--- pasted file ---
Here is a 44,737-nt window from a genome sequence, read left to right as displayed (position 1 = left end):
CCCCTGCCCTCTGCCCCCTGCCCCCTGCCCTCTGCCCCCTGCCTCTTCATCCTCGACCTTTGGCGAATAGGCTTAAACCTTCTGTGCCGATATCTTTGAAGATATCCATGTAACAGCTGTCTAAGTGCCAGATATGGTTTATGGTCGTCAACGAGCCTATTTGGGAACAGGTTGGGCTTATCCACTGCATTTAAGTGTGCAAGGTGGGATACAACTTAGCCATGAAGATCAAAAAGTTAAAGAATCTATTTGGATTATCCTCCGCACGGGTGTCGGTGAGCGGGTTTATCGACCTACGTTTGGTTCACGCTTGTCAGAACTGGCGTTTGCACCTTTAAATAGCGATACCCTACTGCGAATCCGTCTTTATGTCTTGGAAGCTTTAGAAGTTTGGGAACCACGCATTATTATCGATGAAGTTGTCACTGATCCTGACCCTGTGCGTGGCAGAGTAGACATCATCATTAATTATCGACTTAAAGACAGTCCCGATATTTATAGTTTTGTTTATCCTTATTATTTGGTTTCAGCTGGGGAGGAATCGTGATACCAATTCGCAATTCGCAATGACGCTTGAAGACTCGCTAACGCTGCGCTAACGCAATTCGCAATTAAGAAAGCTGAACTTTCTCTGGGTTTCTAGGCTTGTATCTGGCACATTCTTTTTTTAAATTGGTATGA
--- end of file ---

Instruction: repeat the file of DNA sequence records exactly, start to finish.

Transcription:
Here is a 44,737-nt window from a genome sequence, read left to right as displayed (position 1 = left end):
CCCCTGCCCTCTGCCCCCTGCCCCCTGCCCTCTGCCCCCTGCCTCTTCATCCTCGACCTTTGGCGAATAGGCTTAAACCTTCTGTGCCGATATCTTTGAAGATATCCATGTAACAGCTGTCTAAGTGCCAGATATGGTTTATGGTCGTCAACGAGCCTATTTGGGAACAGGTTGGGCTTATCCACTGCATTTAAGTGTGCAAGGTGGGATACAACTTAGCCATGAAGATCAAAAAGTTAAAGAATCTATTTGGATTATCCTCCGCACGGGTGTCGGTGAGCGGGTTTATCGACCTACGTTTGGTTCACGCTTGTCAGAACTGGCGTTTGCACCTTTAAATAGCGATACCCTACTGCGAATCCGTCTTTATGTCTTGGAAGCTTTAGAAGTTTGGGAACCACGCATTATTATCGATGAAGTTGTCACTGATCCTGACCCTGTGCGTGGCAGAGTAGACATCATCATTAATTATCGACTTAAAGACAGTCCCGATATTTATAGTTTTGTTTATCCTTATTATTTGGTTTCAGCTGGGGAGGAATCGTGATACCAATTCGCAATTCGCAATGACGCTTGAAGACTCGCTAACGCTGCGCTAACGCAATTCGCAATTAAGAAAGCTGAACTTTCTCTGGGTTTCTAGGCTTGTATCTGGCACATTCTTTTTTTAAATTGGTATGA